News and Announcements
Duck hunting 2015
Duck hunting is only permitted in some areas of this storage during the 2015 duck hunting season. Hunting is prohibited around public recreational areas and around storage assets.
The 2015 duck hunting season opens on Saturday 21 March and closes Monday 8 June. We encourage all hunters and visitors to act safely during this time.
Our water storages are used by many people for a range of activities. It is important that all visitors, including hunters, consider other members of the public and the environment, by acting in a safe and responsible manner with awareness of duck hunting prohibited areas.
Information on duck hunting regulations is available from the Game Management Authority by phoning 136 186 or on the Game Management Authority web site.
Urgent issues relating to the misuse of firearms should be referred to Victoria Police by dialling 000.
East Goulburn Main Channel Offtake Bridges
Goulburn-Murray Water have completed the upgrade the East Goulburn Main Channel Offtake bridges.
If you're a resident, click here for more information.
For more information on Jetties please visit our Jetties webpage
About Goulburn Weir
Goulburn Weir is located on the Goulburn River, approximately 8 km north of Nagambie.
The construction of a weir on the Goulburn River began in 1887, and was completed in 1891. The Goulburn Weir was the first major diversion structure built for irrigation in Australia and was considered very advanced for the time. Such was the regard for the structure, it appeared on the reverse of Australian half sovereign and ten shilling banknotes from 1913 until 1933.
Goulburn Weir is a concrete structure founded on bedrock, with its downstream face stepped with granite blocks quarried from the nearby Mt Black.
The metal superstructure of the original weir included 21 cast iron and wrought iron gates mounted between cast iron piers. The gates could be lowered into recesses in the weir crest to pass river and flood flows. Water‑driven turbines provided the power to lower and raise the gates.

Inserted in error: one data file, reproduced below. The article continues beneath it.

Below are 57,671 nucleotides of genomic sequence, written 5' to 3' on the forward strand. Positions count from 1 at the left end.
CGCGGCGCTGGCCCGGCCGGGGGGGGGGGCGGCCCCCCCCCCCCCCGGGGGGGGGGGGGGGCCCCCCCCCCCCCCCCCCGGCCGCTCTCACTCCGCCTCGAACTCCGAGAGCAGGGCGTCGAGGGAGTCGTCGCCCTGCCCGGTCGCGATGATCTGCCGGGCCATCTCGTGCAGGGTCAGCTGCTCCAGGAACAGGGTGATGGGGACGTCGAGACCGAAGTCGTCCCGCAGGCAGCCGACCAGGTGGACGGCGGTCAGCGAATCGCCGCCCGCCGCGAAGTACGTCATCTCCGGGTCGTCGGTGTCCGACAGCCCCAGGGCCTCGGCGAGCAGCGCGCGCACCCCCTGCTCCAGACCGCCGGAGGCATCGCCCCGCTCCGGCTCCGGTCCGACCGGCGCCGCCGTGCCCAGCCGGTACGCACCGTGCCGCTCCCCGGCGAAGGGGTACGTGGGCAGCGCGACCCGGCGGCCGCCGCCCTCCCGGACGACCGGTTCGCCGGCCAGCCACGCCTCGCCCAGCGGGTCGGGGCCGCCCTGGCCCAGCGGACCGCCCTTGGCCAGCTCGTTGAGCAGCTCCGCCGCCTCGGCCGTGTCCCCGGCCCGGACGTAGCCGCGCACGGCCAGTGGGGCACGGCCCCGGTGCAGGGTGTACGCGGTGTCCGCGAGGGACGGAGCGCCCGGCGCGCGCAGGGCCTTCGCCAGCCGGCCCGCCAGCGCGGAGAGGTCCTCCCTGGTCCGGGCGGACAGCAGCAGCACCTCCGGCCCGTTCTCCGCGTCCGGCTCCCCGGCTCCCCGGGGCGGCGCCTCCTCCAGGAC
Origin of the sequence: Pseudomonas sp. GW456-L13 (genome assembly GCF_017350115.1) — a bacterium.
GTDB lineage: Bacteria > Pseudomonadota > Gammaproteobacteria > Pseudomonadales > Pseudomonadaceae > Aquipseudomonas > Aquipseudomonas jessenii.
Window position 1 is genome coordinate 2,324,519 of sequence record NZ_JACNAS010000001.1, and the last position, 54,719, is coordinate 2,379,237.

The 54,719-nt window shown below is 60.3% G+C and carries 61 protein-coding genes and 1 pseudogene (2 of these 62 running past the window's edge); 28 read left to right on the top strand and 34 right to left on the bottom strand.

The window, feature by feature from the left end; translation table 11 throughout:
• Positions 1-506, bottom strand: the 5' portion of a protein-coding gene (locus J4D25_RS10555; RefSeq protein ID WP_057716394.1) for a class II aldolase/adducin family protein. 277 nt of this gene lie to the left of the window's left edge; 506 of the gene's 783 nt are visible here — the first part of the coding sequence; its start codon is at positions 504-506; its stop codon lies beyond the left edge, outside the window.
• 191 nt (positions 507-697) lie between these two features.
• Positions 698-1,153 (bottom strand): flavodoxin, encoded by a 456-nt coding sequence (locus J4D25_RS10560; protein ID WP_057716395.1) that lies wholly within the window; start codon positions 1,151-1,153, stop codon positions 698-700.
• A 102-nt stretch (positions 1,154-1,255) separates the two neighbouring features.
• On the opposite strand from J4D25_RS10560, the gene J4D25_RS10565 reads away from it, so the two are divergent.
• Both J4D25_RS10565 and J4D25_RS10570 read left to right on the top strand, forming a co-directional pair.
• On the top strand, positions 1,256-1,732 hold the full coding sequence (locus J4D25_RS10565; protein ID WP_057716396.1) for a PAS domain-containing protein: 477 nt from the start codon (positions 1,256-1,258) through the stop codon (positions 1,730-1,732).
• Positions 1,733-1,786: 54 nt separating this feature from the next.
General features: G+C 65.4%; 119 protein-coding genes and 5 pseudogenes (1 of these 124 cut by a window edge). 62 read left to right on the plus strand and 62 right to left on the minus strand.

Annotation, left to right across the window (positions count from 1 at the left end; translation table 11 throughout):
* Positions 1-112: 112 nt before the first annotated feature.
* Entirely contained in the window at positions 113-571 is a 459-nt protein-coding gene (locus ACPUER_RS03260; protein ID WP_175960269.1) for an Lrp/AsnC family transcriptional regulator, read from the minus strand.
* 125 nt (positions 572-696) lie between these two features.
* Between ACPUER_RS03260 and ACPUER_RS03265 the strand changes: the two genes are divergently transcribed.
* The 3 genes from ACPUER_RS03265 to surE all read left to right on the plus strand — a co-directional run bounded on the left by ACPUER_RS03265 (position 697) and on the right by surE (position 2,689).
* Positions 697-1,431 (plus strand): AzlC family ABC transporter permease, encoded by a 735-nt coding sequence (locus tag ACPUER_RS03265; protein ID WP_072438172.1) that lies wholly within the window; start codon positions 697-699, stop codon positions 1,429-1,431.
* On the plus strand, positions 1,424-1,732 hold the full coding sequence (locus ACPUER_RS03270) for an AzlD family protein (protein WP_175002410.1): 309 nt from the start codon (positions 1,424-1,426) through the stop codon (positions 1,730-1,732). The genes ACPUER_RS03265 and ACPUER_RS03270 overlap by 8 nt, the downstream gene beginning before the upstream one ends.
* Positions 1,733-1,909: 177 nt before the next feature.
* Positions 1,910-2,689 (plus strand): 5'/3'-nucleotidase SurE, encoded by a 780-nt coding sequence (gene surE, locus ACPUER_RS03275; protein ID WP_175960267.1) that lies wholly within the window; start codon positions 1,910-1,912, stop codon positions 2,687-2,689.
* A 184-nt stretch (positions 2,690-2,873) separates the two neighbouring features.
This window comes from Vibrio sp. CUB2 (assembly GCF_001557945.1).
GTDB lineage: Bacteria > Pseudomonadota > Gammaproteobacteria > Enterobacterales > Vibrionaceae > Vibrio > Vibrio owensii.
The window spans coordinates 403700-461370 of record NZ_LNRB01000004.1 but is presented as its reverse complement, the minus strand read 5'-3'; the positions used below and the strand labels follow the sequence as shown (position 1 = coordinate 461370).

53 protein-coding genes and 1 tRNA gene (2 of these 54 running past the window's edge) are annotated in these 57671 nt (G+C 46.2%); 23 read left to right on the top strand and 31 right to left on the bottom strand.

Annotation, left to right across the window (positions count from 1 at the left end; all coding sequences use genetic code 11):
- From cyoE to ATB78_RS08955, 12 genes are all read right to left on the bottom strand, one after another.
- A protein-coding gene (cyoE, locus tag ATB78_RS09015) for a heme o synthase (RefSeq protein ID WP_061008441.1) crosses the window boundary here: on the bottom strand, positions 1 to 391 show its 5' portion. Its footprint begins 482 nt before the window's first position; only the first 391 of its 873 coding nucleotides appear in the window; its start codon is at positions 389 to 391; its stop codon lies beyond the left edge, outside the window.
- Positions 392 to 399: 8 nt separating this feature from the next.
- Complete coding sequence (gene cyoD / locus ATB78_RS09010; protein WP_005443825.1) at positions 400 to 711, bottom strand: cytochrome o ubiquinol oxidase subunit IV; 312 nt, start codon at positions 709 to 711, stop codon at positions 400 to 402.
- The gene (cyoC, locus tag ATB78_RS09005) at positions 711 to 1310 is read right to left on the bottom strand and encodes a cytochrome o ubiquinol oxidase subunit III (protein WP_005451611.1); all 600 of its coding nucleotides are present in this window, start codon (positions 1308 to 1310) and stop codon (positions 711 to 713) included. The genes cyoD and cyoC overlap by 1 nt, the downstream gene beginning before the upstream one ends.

The structure also contained one of the first hydro-electric turbines in the southern hemisphere. The electricity was used to illuminate the weir and visitors came from all over Victoria to marvel at the steady bright electric light and floodlit water spray when the gates were operated at night. Goulburn Weir became an important venue for social and recreational events.
Works to stabilise the deteriorating weir structure were completed in 1983, and in 1987 a major refurbishment was undertaken. The work included advice on architectural and heritage matters from expert consultants, and the engagement of specialist contractors.
As part of the works, the main weir superstructure was replaced with nine steel radial gates mounted between concrete piers forming the new structure. Two of the original gates and lifting gear, mounted on the angled western abutment, were retained to preserve part of this unique piece of engineering history.
In 1988, the refurbishment work was awarded the Engineering Excellence Award, Public Works Section ‘for stabilisation and reconstruction of a superstructure and retention of heritage value and charm' by the Institution of Engineers Australia (Victoria Division).
Goulburn Weir raises the level of the Goulburn River so that water can be diverted by gravity along the Stuart Murray Canal, Cattanach Canal and the East Goulburn Main Channel.
Diversions to the East Goulburn Main Channel supply the Shepparton Irrigation Area. The Stuart Murray Canal supplies part of the Central Goulburn Irrigation Area. Both the Stuart Murray Canal and the Cattanach Canals are used to divert water to Waranga Basin for further supplies to the Goulburn irrigation system.
The weir also forms Lake Nagambie around which recreation, farming and housing developments have grown.